Imagine a long, melodramatic text message conversation filled with abbreviations and emoticons and you have a pretty good idea what keitai shosetsu is: novel-sized stories composed entirely on cell phones by amateur authors. What these Japanese writers (most of them young women, in their late teens to early 20s) lack in experience they make up for in brisk style. The addictive, tear-jerking tales are short on description, but long on drama and trauma. Heavily influenced by manga and graphic novels, the dialogue is quick and to the point and characterization is very light. Constant thumb-scrolling and tapping is required as each “page” has little room for text. The authors (who all go by single names, such as Yoshi, Rin, and Mika) tackle emotionally fraught issues like rape, pregnancy, death, failed romance, and prostitution – and, most importantly, overcoming all of the above.

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I first heard about keitai shosetsu last year from the Galleycat publishing blog, and last month, articles also popped up in New York Times, London Times and Time Magazine. I think reporters are both curious about and disturbed by the phenomenon. It’s very tough for western literati to understand why anyone would want to read or write a full-length novel on a cell phone; surely the fall of civilization is at hand!

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Then again, maybe not. It’s important to note that just because the stories start out on cell phones (where authors don’t earn anything), doesn’t mean they stay that way. Ever since Yoshi’s keitai shosetsu title “Deep Love” was published in traditional book form in 2002, selling 2.5 million copies and spawning a film and TV show, other cell phone novels have followed. One of the most successful is probably “Love Sky” (Koizora) by a young woman named Mika. In its original form, “Love Sky” was read by 20 million people on cell phones or computers, and when it was republished in book form, it became Japan’s top selling novel of 2007. It was also adapted into a movie. New cell phone books are downloadable from sites like Bunko Yomihodai (which offers a “library reading spree!”)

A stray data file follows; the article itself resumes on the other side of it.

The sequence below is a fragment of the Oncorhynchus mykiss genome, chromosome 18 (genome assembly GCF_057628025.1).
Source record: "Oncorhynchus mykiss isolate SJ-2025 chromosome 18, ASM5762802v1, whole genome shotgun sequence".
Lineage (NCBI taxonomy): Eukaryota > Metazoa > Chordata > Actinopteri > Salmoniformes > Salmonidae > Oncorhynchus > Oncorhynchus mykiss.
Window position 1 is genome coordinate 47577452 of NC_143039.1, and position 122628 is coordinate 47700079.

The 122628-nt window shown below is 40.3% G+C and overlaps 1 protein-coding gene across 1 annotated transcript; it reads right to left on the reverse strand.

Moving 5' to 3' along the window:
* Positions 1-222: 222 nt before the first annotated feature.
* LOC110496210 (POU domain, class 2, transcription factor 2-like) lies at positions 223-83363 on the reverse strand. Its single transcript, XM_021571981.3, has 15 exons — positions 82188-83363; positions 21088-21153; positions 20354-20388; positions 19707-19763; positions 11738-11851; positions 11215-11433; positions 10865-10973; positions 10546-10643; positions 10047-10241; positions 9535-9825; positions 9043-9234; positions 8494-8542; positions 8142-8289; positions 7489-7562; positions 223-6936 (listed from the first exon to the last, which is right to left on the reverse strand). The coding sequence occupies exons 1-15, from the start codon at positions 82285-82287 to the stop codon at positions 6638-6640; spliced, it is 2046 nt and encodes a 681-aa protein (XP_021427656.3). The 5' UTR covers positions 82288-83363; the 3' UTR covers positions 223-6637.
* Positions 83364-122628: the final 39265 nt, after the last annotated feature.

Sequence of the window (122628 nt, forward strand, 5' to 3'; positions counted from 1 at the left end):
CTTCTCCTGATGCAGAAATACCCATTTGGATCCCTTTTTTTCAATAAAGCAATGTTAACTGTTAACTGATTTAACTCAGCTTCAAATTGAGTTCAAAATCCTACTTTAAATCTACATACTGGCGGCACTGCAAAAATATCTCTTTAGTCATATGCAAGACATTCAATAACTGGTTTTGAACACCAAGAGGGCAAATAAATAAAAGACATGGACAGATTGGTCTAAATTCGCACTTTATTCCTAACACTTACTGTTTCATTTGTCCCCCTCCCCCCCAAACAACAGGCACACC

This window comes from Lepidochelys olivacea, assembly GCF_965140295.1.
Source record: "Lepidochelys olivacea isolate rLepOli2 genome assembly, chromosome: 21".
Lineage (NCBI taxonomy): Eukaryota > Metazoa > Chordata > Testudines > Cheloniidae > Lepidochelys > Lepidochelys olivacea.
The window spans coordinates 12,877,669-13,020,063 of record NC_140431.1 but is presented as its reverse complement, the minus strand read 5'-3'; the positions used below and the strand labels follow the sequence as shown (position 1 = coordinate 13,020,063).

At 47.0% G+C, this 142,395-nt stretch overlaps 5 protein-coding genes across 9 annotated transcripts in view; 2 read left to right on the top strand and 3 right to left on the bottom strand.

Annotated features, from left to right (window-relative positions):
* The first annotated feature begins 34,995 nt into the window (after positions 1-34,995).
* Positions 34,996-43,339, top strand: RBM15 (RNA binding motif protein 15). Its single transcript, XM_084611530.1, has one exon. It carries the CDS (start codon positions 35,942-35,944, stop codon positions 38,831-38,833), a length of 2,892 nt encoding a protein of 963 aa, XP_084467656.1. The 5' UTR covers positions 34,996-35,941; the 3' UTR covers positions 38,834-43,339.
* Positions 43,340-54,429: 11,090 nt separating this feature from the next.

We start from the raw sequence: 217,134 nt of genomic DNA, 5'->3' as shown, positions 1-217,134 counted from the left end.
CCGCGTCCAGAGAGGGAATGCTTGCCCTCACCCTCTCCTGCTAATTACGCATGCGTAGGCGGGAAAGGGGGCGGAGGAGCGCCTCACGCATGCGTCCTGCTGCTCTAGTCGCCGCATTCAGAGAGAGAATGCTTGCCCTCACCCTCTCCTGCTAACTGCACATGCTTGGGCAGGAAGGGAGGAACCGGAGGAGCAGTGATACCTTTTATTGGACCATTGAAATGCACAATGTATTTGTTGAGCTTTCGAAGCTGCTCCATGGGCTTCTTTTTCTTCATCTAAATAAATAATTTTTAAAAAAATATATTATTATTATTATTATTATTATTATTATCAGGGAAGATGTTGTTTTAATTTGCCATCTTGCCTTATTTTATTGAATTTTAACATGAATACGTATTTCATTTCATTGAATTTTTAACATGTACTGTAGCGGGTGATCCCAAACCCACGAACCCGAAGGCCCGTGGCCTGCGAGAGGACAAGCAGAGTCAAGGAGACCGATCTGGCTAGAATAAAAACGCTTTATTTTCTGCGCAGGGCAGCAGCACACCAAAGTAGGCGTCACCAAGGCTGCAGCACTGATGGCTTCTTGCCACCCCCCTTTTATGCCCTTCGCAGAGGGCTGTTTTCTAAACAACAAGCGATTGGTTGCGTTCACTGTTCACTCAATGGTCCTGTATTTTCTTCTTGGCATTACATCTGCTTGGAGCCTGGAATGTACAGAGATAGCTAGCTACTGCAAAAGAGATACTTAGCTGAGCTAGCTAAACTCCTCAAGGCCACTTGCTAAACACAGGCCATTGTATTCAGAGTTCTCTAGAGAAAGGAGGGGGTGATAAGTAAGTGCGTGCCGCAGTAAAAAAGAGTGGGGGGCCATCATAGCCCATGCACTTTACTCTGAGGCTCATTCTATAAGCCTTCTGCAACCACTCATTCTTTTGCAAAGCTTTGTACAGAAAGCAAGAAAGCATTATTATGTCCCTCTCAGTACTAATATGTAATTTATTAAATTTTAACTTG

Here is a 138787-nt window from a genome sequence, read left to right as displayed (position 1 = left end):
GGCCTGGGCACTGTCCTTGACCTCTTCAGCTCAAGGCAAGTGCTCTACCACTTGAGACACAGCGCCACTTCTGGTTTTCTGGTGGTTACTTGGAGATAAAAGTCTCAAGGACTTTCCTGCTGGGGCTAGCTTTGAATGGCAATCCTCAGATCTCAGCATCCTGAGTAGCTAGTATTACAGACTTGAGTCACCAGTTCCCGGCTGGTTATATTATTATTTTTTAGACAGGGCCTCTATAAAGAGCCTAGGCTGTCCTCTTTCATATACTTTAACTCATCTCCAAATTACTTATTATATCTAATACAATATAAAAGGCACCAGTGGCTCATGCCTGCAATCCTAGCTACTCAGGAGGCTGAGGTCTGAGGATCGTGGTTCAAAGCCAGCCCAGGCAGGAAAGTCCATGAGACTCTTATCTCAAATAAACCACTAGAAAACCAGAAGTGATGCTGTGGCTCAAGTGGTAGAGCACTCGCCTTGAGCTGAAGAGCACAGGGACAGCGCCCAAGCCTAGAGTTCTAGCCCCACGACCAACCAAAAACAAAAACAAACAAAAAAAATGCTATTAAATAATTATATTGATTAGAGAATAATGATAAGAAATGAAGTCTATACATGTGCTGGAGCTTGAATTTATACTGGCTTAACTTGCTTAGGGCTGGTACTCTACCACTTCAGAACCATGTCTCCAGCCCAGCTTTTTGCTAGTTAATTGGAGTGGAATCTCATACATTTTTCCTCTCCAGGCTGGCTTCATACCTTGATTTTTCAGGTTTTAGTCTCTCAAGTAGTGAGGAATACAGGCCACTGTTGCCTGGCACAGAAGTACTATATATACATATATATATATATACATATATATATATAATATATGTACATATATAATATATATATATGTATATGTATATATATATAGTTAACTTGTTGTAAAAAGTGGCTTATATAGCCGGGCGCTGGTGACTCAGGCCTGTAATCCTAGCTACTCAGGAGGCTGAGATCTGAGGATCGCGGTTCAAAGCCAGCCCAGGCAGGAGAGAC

Sarah S.

—————————————————————————
Thinking of doing business in Japan? We can make it easy for you!
JPBizDirect, a Los Angeles based company, provides practical solutions for U.S. – Japan business projects. Our experienced Japanese staff will support all phases of your business project to seize business opportunities and turn your vision into a reality. >> Learn more
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February 5, 2008 at 9:37 am Leave a comment